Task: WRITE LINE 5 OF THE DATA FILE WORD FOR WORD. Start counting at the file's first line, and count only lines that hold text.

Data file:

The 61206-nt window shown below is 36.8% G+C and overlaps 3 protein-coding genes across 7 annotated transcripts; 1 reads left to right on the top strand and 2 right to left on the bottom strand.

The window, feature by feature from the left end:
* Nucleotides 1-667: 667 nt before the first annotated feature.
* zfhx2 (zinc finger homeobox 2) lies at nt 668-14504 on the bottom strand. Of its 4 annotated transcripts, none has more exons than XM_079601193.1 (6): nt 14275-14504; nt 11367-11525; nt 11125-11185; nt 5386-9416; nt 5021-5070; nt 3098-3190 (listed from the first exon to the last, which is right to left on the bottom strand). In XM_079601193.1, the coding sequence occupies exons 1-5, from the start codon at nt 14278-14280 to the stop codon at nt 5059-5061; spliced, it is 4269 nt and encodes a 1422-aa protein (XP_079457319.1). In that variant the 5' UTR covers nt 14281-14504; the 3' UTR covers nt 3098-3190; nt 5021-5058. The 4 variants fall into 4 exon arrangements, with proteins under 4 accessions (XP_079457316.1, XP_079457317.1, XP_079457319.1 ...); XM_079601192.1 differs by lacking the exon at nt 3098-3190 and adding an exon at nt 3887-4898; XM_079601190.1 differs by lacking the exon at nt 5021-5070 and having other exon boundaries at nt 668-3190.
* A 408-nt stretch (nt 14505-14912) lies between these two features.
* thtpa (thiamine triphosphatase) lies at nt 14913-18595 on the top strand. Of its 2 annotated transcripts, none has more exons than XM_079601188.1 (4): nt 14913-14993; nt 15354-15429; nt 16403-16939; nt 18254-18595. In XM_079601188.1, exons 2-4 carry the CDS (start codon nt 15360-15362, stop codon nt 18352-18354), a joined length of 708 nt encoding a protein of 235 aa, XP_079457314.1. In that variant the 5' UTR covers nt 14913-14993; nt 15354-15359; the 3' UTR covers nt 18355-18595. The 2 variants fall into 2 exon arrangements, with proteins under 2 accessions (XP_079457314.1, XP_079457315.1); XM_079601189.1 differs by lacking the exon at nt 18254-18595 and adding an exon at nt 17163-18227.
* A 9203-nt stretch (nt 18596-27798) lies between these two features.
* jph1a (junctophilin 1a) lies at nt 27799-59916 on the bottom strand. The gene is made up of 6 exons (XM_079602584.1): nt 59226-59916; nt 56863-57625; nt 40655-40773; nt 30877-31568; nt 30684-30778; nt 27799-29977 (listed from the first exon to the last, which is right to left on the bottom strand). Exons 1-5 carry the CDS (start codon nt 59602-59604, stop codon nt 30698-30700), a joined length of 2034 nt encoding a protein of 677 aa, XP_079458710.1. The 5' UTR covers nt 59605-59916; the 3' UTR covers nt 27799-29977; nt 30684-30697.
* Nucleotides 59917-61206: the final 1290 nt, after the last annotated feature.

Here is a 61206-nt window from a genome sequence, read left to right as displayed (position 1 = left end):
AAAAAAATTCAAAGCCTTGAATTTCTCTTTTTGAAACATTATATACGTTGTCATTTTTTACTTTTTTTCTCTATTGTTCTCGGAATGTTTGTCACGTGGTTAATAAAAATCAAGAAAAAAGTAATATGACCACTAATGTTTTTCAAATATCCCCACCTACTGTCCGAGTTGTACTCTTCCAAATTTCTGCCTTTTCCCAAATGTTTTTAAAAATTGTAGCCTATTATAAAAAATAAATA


* A 408-nt stretch (nt 14505-14912) lies between these two features.